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Lemony Chicken & Rice

Happy Friday!

If you are looking for comfort food that won’t make you feel like you’re in a coma, this Lemony Chicken & Rice recipe is for you!

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This dish is super easy to make. It’s become a staple dinner dish in my household. Every Sunday, I ask my husband what he wants to eat for the week so I can prep and every Sunday, he will say, “that lemony chicken dish with rice.”

My favorite thing about this dish is that it tastes even better the next day (If you know me, you know that besides pizza & spaghetti, I hate leftovers)! I’ll usually make this at night so Kaykay can bring it to lunch the next day. Additionally, like most dishes I cook, this is effortless and even Hellen Keller can make this.

The most annoying thing about this dish is that it requires marinating the chicken. It can easily be solved by prepping it the night before or the morning of cooking! It also requires 2 pans, but it can easily be 1 pan if you’re an expert cast iron skillet cooker (I’ll expand on this later in the directions).

Let’s get cooking.

LEMONY CHICKEN & RICE

INGREDIENTS

Chicken & Marinade

  • 4-5 chicken thighs, skin on, bone in*
  • 2 medium lemons (you will need all the zest + 4 tablespoons of juice)
  • 1 tablespoon dried oregano
  • 4 garlic cloves, minced (use the pre-minced garlic jar to save time)
  • 1/2 teaspoon salt

Rice

  • Olive oil, about 1 1/2 tablespoons, divided
  • 1 small onion, finely diced (yellow or red works)
  • 1 cup long grain rice, uncooked (jasmine rice is my favorite)
  • 1 1/2 cups chicken broth/stock
  • 3/4 cup water
  • 1 tablespoon dried oregano
  • 3/4 teaspoon salt
  • 1/2 teaspoon freshly cracked black pepper
  • Parsley or oregano, garnish, optional

SPECIAL EQUIPMENT

  • Microplane
  • Handheld citrus juicer
  • Cast iron skillet, at least an 8-inch one*
  • Regular non-stick skillet, optional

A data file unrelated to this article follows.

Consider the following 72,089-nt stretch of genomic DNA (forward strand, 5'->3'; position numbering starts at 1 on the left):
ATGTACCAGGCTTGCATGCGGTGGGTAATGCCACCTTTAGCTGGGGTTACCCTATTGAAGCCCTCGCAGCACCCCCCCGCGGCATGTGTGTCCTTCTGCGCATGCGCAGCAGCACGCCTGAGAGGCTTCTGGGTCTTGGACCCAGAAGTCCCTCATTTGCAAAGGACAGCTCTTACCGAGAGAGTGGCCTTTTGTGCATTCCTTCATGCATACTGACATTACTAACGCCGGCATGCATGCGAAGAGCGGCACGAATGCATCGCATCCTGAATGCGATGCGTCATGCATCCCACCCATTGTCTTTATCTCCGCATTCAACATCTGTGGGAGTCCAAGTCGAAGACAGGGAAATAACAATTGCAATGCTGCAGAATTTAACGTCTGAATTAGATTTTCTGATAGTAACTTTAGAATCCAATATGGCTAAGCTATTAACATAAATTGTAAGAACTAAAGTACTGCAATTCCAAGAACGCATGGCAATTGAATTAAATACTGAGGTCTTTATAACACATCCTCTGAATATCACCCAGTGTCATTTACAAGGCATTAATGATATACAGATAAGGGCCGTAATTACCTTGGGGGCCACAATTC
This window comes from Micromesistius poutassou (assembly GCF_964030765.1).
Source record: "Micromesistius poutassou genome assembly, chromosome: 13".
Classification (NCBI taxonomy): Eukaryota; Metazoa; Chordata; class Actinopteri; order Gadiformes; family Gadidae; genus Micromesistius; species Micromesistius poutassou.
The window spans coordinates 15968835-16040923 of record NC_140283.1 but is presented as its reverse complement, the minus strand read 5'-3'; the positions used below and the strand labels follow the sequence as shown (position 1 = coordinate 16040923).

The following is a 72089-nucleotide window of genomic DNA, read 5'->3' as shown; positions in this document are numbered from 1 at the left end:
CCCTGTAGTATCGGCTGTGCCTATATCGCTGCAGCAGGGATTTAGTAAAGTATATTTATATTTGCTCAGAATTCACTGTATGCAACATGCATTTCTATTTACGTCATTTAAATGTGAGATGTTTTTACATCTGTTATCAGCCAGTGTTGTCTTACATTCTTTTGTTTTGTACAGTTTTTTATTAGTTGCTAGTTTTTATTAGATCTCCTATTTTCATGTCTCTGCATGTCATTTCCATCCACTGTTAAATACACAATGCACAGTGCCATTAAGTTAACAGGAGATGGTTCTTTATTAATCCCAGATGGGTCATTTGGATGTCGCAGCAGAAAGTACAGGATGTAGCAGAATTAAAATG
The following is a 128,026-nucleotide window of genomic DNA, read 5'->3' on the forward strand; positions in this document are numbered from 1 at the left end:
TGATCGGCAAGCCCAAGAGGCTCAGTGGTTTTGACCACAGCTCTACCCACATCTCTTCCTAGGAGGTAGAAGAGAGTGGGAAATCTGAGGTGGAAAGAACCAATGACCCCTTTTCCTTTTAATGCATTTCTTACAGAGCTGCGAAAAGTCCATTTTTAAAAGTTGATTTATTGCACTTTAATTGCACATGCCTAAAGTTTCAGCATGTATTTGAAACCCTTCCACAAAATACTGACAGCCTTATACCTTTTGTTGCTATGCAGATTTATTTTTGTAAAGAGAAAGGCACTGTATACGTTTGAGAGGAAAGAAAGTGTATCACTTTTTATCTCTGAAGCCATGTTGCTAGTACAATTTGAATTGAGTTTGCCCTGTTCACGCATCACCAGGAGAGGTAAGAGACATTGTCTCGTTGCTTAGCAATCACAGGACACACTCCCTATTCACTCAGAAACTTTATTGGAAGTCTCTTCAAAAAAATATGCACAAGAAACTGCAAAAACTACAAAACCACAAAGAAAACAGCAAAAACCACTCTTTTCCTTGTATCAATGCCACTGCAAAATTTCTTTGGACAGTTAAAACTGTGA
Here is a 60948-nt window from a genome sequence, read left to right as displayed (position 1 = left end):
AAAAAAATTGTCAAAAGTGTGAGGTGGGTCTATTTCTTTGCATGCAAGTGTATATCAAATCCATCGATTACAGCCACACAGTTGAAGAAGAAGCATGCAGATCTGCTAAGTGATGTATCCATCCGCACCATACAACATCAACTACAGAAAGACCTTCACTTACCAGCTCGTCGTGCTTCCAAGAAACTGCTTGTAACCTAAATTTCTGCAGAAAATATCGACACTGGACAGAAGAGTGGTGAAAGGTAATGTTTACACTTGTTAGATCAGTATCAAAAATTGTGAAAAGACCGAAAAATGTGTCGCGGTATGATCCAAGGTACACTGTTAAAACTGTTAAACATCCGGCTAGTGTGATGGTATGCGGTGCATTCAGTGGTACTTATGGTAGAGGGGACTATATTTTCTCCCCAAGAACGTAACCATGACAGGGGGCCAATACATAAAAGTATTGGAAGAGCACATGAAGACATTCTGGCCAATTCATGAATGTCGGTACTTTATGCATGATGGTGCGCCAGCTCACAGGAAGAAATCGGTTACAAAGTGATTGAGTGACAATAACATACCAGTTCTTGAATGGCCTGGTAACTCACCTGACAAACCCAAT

INSTRUCTIONS

  1. Zest your lemons with a microplane and squeeze the juice. Combine the lemon zest & juice with ALL of the marinade ingredients in a ziplock bag (or bowl) and set aside in your refrigerator for at least 4 hours, preferably overnight, but no longer than 24 hours.
  2. After the chicken has marinated, preheat your oven to 350 F.
  3. Remove the chicken from the marinade, BUT reserve the marinade.
  4. Heat about 1/2 tablespoon of olive oil in the non-stick skillet over medium-high heat. Cook chicken, skin-side down first, until golden brown (takes about 3-4 minutes on each side) and remove from heat. The chicken will be raw. This is fine for now.
  5. While the chicken is browning, heat up your cast iron skillet in medium heat with 1 tablespoon olive oil. Add diced onions and cook for 2 minutes, then add the rice, chicken broth/stock, water, dried oregano, salt & pepper, and the reserved marinade. Bring to a boil, then simmer for 30 seconds.
    • If you want to only use 1 pan, use the cast iron skillet to cook the chicken too. After browning the chicken on both sides, you will need to set aside the chicken in a bowl/plate. Pour off the fat and wipe out the skillet roughly with a paper towel, then follow step #5 normally on the cast iron skillet (yes you will still need to add the olive oil since you wiped off the old oil).
  6. Place the browned chicken on top of the rice (it will be partially submerged), then loosely cover the skillet with foil and bake for 40 – 45 minutes*.
  7. After baking, take the skillet out of the oven and let it rest for about 5-10 minutes. Garnish with parsley or oregano if you want.

NOTES:

  • When buying chicken thighs at the grocery store, I usually opt for the pasture raised, organic chicken thighs. The goal is to buy the smallest, most natural looking pieces as possible. You can really tell the difference in smell, quality, and how it cooks.
  • I have an 8-inch cast iron skillet and when I make this dish, I’m very careful when pouring the liquids and placing the chicken on top before putting in the oven because it might splash on me. If you’re using a 10 or 12 inch skillet, you shouldn’t have this problem.
  • We have Face Recognition smart phones, but we still can’t get ovens right. Each oven is different – some run hotter and some run colder. Make sure you check the doneness of your chicken when you take it out the oven. Run a knife through the underside of the thigh and make sure the juices run clear. If not, put it back in the oven for a little bit more until fully cooked. If using a food thermometer, measuring to 165 F is a good sign that it’s done.

Bon Appetit!

DLJ

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